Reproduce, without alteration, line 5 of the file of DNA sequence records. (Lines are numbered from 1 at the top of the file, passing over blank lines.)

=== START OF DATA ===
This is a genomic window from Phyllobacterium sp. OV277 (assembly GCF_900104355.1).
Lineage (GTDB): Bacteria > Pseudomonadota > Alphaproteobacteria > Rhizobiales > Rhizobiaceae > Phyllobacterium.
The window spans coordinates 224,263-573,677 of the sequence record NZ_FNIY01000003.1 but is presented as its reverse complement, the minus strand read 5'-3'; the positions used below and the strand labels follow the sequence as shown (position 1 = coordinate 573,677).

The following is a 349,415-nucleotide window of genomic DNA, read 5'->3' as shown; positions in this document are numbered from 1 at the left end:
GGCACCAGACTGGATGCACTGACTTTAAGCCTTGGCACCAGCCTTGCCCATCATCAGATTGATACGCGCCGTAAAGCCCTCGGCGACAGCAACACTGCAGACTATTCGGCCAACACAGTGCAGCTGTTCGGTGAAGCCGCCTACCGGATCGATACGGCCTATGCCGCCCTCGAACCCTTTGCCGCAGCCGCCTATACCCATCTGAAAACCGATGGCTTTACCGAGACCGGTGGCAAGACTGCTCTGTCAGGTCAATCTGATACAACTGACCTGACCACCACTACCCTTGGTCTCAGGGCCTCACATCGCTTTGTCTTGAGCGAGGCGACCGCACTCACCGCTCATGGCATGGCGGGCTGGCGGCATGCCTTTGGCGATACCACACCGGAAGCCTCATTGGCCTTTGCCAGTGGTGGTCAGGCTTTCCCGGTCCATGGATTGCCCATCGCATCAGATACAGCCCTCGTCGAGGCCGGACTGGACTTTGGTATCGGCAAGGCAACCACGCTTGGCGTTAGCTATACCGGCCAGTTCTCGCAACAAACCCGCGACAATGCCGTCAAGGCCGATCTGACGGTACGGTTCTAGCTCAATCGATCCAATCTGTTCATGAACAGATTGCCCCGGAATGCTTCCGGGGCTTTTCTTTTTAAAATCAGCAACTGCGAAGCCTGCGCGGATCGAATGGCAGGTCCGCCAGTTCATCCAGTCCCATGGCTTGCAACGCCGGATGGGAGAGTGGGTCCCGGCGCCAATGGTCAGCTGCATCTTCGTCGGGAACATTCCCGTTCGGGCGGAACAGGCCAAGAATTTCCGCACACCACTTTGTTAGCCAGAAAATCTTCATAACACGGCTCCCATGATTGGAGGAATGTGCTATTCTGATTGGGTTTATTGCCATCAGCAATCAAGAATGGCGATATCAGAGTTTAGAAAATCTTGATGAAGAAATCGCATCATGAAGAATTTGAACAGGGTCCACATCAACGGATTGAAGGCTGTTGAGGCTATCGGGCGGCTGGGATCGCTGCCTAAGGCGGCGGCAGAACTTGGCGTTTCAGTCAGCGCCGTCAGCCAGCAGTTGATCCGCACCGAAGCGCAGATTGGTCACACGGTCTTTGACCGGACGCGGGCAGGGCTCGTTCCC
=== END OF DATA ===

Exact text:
GGCACCAGACTGGATGCACTGACTTTAAGCCTTGGCACCAGCCTTGCCCATCATCAGATTGATACGCGCCGTAAAGCCCTCGGCGACAGCAACACTGCAGACTATTCGGCCAACACAGTGCAGCTGTTCGGTGAAGCCGCCTACCGGATCGATACGGCCTATGCCGCCCTCGAACCCTTTGCCGCAGCCGCCTATACCCATCTGAAAACCGATGGCTTTACCGAGACCGGTGGCAAGACTGCTCTGTCAGGTCAATCTGATACAACTGACCTGACCACCACTACCCTTGGTCTCAGGGCCTCACATCGCTTTGTCTTGAGCGAGGCGACCGCACTCACCGCTCATGGCATGGCGGGCTGGCGGCATGCCTTTGGCGATACCACACCGGAAGCCTCATTGGCCTTTGCCAGTGGTGGTCAGGCTTTCCCGGTCCATGGATTGCCCATCGCATCAGATACAGCCCTCGTCGAGGCCGGACTGGACTTTGGTATCGGCAAGGCAACCACGCTTGGCGTTAGCTATACCGGCCAGTTCTCGCAACAAACCCGCGACAATGCCGTCAAGGCCGATCTGACGGTACGGTTCTAGCTCAATCGATCCAATCTGTTCATGAACAGATTGCCCCGGAATGCTTCCGGGGCTTTTCTTTTTAAAATCAGCAACTGCGAAGCCTGCGCGGATCGAATGGCAGGTCCGCCAGTTCATCCAGTCCCATGGCTTGCAACGCCGGATGGGAGAGTGGGTCCCGGCGCCAATGGTCAGCTGCATCTTCGTCGGGAACATTCCCGTTCGGGCGGAACAGGCCAAGAATTTCCGCACACCACTTTGTTAGCCAGAAAATCTTCATAACACGGCTCCCATGATTGGAGGAATGTGCTATTCTGATTGGGTTTATTGCCATCAGCAATCAAGAATGGCGATATCAGAGTTTAGAAAATCTTGATGAAGAAATCGCATCATGAAGAATTTGAACAGGGTCCACATCAACGGATTGAAGGCTGTTGAGGCTATCGGGCGGCTGGGATCGCTGCCTAAGGCGGCGGCAGAACTTGGCGTTTCAGTCAGCGCCGTCAGCCAGCAGTTGATCCGCACCGAAGCGCAGATTGGTCACACGGTCTTTGACCGGACGCGGGCAGGGCTCGTTCCC